HDD v SSD compiling benchmarks

If there ever was a subject that caused more unfounded claims and counter-claims, it’s performance benchmarking. Given the dearth of useful info I’ve been able to find about whether SSDs improve compilation time or not, I thought I would put up the numbers that I have found during a small test I did today.

Program to be compiled:

  • Java webapp of ~10,000 executable lines of code
  • Maven 3
  • Java 1.6

New system:

  • HP Compaq 8100 Elite Convertible Minitower PC
  • Intel Core i7
  • 6GB ram
  • 64-bit Windows 7
  • OCZ Vertex SATA SSD 60GB
  • Barracuda 7200.12 SATA 3Gb/s 500GB HDD

Old system:

  • Dell Dimension 9200
  • Intel Core 2 6300
  • 4GB ram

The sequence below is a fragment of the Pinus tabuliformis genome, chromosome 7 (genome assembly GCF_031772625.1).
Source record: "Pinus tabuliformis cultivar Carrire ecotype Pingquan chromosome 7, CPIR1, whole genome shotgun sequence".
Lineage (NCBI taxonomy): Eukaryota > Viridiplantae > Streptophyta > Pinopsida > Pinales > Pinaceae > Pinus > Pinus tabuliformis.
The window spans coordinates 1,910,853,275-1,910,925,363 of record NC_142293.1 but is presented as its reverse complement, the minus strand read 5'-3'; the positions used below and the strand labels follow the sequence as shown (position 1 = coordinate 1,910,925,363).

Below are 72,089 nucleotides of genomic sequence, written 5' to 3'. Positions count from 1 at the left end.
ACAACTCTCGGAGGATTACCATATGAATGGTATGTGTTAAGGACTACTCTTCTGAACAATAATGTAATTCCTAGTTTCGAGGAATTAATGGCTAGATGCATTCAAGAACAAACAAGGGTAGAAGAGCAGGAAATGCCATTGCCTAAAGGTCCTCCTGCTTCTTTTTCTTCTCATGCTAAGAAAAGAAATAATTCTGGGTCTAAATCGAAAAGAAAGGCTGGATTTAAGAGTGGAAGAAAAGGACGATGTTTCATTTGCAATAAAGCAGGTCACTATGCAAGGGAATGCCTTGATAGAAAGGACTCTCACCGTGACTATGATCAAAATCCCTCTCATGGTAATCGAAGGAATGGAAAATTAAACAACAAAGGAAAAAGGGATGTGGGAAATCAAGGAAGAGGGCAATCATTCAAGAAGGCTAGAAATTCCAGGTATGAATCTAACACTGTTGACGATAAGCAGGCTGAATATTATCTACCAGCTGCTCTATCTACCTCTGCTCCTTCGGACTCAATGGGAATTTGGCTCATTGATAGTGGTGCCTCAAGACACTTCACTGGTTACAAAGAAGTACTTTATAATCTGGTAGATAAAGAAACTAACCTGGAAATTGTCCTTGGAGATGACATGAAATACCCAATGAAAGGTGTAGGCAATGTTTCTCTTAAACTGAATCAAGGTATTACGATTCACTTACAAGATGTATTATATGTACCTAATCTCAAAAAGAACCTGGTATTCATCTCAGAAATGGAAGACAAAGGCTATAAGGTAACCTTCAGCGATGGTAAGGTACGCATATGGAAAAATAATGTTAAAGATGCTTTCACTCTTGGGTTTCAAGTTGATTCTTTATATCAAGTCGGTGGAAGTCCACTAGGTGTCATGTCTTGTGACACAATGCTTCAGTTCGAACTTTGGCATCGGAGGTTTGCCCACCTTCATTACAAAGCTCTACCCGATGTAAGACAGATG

• SATA 260GB HDD

Benchmark Results

All times are as reported by Maven, not of the entire duration of the shell command. Test command: mvn clean install

benchmark graph

So, across the three build runs I performed on each environment, the timings are pleasingly consistent. The good news is that my new PC significantly outperforms my old one. The somewhat surprising news is that the HDD is consistently marginally quicker than the SSD. This suggests that this maven goal is not bound by disk I/O, that it is something else about my new system’s spec that gives such a performance boost. This actually reinforces what Joel Spolsky found when he ran a similar test a couple of years ago, and also one of the golden rules about working on performance - your assumptions will be wrong so measurement is king. Amen.

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